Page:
On frustrations of COVID-19
I don’t know if it’s frustrating because we realize it’s our reality right now and we can’t change it. We have to be flexible, nimble and able to react to whatever is going to come down the pipe. We don’t know what the world is going to look like in 10 days, let alone October, when we’re supposed to drop the puck. I wouldn’t say it’s frustrating, I think we’d just like to get more clarity and we can’t. It’s the reality we’re all facing.
On connections around the league upon entering his position
I would say I knew two-thirds of the people that come to the Board of Governors Meetings and run teams because I’ve been going to the Governors Meetings on and off for the past four or five years as part of my duties with the Oilers so there was certainly a good amount of people that I knew and some I didn’t know. I’ve tried to reach out to every team and I’ve talked to every team. Some teams, you want to talk to three or four people and some teams it’s only one so I’ve certainly reached out to every team and tried to get to know everybody to build relationships and find out what’s important. What’s important in San Diego might not be what’s important in Texas, not important in Laval, so everybody has got these competing interests and we’re all part of one league and we all have to make it work.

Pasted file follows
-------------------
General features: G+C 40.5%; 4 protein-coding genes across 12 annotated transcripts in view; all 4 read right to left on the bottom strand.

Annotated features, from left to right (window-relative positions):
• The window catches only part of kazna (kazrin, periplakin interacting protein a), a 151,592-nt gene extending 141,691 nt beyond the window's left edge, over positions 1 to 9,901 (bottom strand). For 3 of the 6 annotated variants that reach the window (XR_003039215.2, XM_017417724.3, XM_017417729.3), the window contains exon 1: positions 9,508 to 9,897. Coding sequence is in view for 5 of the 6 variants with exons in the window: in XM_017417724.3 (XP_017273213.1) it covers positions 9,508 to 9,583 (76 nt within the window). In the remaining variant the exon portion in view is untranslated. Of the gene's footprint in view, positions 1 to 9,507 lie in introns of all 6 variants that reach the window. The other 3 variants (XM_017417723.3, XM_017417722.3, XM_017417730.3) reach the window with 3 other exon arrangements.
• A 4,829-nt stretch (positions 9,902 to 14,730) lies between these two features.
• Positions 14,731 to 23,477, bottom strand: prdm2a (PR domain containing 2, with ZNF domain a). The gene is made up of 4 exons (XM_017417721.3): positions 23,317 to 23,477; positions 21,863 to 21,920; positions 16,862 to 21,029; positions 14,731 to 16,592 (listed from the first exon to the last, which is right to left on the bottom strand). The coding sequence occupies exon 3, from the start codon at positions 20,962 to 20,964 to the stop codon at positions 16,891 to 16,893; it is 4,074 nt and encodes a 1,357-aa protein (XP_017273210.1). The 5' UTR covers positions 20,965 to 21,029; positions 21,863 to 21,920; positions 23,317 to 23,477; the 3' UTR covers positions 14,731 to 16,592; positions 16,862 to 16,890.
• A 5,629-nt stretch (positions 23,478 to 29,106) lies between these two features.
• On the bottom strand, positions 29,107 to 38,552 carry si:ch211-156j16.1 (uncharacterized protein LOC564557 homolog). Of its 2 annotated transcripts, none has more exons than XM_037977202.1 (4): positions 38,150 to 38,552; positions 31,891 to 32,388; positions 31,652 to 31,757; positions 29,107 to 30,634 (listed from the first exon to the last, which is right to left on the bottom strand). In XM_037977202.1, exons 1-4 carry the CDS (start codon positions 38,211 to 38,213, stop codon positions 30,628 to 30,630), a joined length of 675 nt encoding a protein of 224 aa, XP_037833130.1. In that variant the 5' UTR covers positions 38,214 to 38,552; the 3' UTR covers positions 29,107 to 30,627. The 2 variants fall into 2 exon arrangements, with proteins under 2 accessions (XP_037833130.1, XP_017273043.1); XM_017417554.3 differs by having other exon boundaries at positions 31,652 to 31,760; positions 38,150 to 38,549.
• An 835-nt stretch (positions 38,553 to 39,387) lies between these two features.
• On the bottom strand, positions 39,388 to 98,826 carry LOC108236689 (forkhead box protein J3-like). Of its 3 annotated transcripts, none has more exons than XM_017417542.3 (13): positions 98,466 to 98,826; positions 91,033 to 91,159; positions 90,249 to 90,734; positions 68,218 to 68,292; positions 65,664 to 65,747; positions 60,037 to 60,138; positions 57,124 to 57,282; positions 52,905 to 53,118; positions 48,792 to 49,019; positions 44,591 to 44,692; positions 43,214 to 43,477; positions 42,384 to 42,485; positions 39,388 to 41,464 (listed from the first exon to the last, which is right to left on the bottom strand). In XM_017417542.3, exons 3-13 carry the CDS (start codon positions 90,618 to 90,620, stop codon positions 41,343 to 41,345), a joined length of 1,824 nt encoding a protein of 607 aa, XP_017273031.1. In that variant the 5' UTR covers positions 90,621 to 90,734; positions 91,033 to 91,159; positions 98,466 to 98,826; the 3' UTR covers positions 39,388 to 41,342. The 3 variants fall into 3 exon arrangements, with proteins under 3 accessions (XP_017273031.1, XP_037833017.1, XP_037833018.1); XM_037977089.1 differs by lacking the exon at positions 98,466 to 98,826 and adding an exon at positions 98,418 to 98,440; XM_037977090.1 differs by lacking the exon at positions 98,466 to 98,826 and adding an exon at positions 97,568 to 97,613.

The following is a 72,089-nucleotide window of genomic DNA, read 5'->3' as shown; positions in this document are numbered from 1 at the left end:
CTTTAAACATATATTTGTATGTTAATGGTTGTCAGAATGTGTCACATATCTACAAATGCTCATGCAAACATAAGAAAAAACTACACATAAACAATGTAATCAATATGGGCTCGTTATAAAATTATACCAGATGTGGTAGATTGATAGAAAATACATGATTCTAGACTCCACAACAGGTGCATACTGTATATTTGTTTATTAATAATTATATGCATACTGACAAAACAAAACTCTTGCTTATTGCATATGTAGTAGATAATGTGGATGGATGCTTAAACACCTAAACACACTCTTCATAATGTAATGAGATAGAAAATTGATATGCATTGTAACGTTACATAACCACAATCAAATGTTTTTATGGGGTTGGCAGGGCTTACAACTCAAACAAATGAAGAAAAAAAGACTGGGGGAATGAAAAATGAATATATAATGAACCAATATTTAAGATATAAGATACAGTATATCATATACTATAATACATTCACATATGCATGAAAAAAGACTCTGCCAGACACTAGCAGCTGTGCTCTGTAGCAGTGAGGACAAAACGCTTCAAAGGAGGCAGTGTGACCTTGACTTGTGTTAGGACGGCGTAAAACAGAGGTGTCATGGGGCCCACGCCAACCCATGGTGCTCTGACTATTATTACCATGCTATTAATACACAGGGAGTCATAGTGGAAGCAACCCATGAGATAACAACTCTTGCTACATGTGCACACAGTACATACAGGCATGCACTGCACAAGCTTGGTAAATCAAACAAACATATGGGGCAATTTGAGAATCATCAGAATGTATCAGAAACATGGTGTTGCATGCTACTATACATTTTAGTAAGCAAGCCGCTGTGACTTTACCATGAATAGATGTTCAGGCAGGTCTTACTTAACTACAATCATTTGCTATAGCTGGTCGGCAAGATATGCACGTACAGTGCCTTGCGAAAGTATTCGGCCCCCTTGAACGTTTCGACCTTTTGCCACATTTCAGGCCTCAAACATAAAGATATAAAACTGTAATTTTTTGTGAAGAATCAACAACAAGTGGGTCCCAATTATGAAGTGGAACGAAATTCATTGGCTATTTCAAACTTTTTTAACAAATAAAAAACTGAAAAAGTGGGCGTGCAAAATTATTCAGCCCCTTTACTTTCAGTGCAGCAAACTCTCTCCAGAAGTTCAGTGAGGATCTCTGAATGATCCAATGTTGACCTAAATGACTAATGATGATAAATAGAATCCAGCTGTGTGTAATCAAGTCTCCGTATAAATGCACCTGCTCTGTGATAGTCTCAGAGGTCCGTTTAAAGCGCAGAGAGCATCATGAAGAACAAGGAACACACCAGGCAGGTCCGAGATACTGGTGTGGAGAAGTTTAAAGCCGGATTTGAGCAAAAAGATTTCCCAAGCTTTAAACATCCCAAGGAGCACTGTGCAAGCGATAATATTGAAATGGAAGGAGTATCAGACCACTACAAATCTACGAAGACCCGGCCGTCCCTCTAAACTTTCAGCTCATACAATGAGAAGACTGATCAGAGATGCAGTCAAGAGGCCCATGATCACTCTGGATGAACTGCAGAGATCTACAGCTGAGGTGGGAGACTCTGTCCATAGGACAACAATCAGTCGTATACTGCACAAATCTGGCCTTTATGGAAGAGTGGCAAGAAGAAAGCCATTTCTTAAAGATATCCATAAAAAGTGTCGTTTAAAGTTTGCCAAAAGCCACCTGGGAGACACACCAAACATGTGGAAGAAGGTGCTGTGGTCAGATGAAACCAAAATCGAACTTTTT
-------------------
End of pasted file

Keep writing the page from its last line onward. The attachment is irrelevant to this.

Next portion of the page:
On the league’s additions of the Henderson Silver Knights and the planned Seattle Kraken affiliate in Palm Spring
Those are things we’re going to have to deal with. I think we’re fine now with Henderson and the division looks fine. By the way, it was a great accomplishment by Dave to work through that. That was a very difficult process for everybody involved. Everybody had competing interests and to find a solution that allowed the American League to expand into California and have those teams is great. Certainly, when Palm Springs or Seattle’s team comes in, we’ll have to look at what we do with the Pacific Division because I think it’ll be too many at that point and we’ll have to find a solution to that.
On hopes of what to accomplish during his tenure as President and CEO of the AHL